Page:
One of the greatest misperceptions in the early stage entrepreneurial world is that control revolves around maintaining greater than 51% ownership in a firm. In many term sheet negotiations, I have seen entrepreneur after entrepreneur focus intently on maintaining majority ownership. While this is key for buyouts when the company is cash flow positive, it is not the key factor with venture deals. How so???
In talking with friends who have flown commercial aircraft for the main carriers, they all comment that their job involves doing things right for about 5 minutes at take-off and 5 minutes at landing. Not much action occurs otherwise (usually) during the rest of the flight. This is similar in the venture business. The majority of change, power plays, management turnover and such occur right around financing events. The rest of the time is just build up to these main events. When a company is burning cash and runs out of cash, it doesn’t matter if investors have 5% or 55%, this is when they have significant voice in the running of the business.
New investors will generally not come into deals if existing investors are not participating (insiders know more than they do and must have issues with the company if they are boycotting a financing). New investors will often come to many of the same conclusions that existing investors have about a business model, a management team or competitive situation. So, if there are any disagreements between an entrepreneur and his/her investors (especially if the entrepreneur refuses to acknowledge or strongly disagrees), they must be resolved before the new capital comes in. Investors may be concerned that the burn is too high and the entrepreneur, hoping success is just around the corner, has his/her foot on the gas pedal. This is why you often see RIF’s and other cost reduction efforts around financings. You also see new CEO hires occuring around financings (granted most of these are with the mutual consent of the entrepreneur and investor).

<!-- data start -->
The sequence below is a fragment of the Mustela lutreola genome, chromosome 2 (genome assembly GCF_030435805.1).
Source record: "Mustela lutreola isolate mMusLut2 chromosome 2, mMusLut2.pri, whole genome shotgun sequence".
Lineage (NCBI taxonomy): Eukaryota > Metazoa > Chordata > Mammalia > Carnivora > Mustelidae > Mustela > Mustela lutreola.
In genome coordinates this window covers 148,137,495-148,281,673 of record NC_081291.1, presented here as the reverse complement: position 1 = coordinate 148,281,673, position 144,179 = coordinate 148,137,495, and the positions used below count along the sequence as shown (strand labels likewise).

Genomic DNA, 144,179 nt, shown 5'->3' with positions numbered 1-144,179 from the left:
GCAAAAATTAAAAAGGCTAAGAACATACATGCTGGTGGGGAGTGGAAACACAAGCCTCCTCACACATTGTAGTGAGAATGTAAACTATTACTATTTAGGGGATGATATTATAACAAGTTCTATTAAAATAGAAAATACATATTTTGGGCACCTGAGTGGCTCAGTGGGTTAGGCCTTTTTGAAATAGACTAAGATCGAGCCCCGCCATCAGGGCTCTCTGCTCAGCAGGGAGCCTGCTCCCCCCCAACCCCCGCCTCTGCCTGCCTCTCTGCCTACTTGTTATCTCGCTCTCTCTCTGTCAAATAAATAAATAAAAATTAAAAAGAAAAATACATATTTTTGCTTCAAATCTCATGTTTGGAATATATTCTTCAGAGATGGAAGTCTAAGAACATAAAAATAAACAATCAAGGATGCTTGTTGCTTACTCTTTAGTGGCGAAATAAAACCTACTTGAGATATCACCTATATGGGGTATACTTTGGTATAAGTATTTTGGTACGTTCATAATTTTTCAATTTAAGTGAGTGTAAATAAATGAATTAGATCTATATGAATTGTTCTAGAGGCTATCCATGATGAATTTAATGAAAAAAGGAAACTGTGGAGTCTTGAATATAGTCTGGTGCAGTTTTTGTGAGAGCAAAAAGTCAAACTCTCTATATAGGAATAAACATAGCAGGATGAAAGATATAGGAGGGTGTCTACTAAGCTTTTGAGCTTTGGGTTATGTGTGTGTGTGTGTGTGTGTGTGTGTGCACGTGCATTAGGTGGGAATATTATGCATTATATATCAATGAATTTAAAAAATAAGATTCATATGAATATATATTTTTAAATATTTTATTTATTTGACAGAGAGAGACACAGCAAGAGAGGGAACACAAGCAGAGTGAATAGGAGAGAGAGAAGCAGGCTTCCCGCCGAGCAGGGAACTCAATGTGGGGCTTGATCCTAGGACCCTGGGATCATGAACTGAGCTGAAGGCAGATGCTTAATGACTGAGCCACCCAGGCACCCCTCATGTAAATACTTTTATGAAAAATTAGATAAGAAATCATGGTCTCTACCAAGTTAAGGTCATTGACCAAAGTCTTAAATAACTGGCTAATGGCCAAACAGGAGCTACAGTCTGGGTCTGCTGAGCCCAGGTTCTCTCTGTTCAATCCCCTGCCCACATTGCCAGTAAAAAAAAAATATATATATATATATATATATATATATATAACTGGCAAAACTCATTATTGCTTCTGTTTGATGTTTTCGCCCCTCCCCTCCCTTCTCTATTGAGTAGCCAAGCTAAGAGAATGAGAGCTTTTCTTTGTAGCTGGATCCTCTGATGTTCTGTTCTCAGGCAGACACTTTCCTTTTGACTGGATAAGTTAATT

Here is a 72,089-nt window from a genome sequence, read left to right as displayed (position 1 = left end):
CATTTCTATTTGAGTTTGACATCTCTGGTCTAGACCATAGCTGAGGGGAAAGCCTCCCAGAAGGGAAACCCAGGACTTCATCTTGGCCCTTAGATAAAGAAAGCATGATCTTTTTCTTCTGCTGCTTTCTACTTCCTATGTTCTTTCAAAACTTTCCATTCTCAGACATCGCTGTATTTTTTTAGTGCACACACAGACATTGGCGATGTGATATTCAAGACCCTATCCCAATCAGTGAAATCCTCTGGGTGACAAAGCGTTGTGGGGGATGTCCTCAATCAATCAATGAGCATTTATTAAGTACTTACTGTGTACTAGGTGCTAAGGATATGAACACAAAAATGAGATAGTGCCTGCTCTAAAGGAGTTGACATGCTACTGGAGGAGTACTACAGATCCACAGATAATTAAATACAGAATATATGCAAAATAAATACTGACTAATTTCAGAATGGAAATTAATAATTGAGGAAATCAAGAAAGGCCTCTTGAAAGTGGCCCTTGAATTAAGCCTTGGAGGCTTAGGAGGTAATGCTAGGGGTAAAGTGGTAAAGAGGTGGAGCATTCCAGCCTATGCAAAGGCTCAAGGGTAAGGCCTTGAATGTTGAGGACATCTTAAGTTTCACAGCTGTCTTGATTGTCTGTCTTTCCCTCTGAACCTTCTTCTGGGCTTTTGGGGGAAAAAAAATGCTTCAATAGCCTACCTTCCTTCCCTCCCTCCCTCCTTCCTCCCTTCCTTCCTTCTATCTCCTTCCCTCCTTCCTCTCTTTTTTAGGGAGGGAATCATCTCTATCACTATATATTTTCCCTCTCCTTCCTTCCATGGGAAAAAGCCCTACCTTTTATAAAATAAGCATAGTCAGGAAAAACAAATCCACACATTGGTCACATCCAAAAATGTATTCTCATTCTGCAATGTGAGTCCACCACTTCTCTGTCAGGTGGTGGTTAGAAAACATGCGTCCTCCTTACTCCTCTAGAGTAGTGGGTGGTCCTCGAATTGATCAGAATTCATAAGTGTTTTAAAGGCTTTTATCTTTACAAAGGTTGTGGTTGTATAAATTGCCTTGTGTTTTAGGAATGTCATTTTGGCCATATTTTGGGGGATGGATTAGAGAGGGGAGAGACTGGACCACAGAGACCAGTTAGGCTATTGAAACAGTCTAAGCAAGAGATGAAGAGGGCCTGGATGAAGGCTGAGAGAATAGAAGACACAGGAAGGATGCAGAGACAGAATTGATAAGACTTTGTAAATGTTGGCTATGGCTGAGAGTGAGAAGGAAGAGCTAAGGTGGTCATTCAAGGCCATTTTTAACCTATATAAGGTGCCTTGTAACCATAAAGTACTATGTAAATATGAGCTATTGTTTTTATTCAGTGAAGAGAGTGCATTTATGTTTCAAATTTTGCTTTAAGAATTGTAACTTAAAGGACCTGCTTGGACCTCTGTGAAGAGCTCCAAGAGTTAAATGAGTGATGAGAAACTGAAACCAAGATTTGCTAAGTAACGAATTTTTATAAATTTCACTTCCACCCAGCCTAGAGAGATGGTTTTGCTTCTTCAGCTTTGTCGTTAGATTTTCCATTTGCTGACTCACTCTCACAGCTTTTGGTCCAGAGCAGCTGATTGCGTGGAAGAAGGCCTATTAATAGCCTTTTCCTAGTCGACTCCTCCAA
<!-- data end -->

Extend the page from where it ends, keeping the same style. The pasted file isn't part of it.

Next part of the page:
Later stage investors and buyout firms will often demand 51% ownership and board control because the firms they invest in are cash flow positive or have the ability, in short order, to become self-sufficient. Without legal control, they lose their voice at the table. However, early stage companies need to realize that ownership does not drive the leverage. Of course, they will want to hold onto as much ownership as possible for economic reasons and for when they are cash flow positive. But, they should not expect this ownership to have much impact on their relationships with investors. Mutual respect, alignment of interests and cash flow are the key drivers.
Later this week, I will do a post or two based on some emails sent to me by readers about how power plays develop within the investor syndicates themselves and how this impacts the company.
One thought on “The Myth of 51%”
So I think you’re saying that a majority in the board room and on the cap table only yields power on liquidation/funding events, which makes sense to me. Could you clarify what decisions actually require full board votes? From the sounds of it, the board can’t formally get the CEO’s foot of the pedal without firing him, and what you’re saying is that sort of thing needs to be squared away before liquidation/funding events no matter what level of control the investors have, since there will likely be no funding if they don’t re-up in later rounds…
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